since the late 1990s. According to Nutraceuticals World, overall sales in the health practitioner market — which comprises more than 1 million medical doctors, osteopaths, naturopathic physicians, veterinarians, and other allied healthcare professionals — increased 14% from 1997 to 2001.
Further evidence of the industry’s growth is the development of governing bodies surrounding the use of holistic therapies. While this process has been slow, Pennington says regulatory laws, licensing, and accreditation are becoming more common to help ensure that practitioners are competent and provide safe and quality services. Currently, there are regulations in each state that govern the practice of acupuncture (visit www.acupuncture.com to check the regulations in your state). Other alternative therapies are being monitored through various groups and associations. For example, the American Massage Therapy Association represents more than 54,000 massage therapists in 27 countries. Recognition of naturopathic physicians has also increased in a few states. Medical schools are underscoring the industry’s popularity by integrating complementary and alternative medicine into the curriculum, and many hospitals, including Beth Israel in New York, the Johns Hopkins Hospital in Baltimore, and Cedars-Sinai in Los Angeles, now operate CAM centers.
Role Of The Health Insurer
Although health insurers are increasing their holistic coverage, many medical professionals still debate the safety and success rate of alternative medical practices.
“Some insurers are concerned that since there are few credible studies showing the e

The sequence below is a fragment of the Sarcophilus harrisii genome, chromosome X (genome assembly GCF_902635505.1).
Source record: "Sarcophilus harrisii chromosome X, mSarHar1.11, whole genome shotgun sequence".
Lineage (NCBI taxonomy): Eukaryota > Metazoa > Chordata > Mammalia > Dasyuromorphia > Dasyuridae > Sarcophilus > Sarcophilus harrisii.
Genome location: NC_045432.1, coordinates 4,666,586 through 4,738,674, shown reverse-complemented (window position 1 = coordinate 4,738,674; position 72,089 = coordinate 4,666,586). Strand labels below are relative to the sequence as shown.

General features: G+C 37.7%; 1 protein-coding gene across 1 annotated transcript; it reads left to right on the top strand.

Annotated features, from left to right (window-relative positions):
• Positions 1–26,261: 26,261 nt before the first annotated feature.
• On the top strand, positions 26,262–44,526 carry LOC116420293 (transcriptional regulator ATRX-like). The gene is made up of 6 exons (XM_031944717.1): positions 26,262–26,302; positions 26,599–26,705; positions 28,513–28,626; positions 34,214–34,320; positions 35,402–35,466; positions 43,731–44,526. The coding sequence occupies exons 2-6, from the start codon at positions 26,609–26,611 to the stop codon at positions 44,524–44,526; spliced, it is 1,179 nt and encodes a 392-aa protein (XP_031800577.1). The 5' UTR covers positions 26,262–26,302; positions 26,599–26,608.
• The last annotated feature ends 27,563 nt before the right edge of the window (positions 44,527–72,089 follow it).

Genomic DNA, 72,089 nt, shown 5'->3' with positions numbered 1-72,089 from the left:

ffectiveness of CAM, people who are sick will use them and their condition will worsen. They will then need more expensive, conventional treatment,” says Steve Gorman, president of Alternative Health Insurance Services, an independent health insurance brokerage company that develops benefits plans that include acupuncture and chiropractic services.
Despite concerns, a 2004 survey by the Kaiser Family Foundation and Health Research and Educational Trust reported that nearly 47% of employees with health benefits received coverage for acupuncture — an increase from 33% in 2002. About 87% of employees received coverage for chiropractic services up from 79% just two years prior.
Mercer Human Resource Consulting, which conducted a survey of large employers in 2003, found that 13% provided benefits for massage therapy, 7% covered a technique called biofeedback, and another 7% covered homeopathy.
Increased consumer demand and employer interest in offering a low-cost option to benefits packages are driving the increase in coverage. Also priming the benefits pump are more studies on efficacy and growing evidence that CAM coverage reduces employers’ overall healthcare costs.
One such study, published last year in the Annals of Internal Medicine, found acupuncture to be more effective than conventional treatment for short-term relief of chronic lower back pain.
Though holistic practitioners are becoming more popular, selecting one still requires careful consideration and research. Here are some guidelines you can follow to find a practitioner that’s right for you:
Define your purpose. Virtually any health condition can be approached using holistic medicine. Before committing to any one practitioner, determine what you are looking to achieve and consider the reasons why modern medicine by itself may not be the right option for you. According to the 2002 National Center for Complementary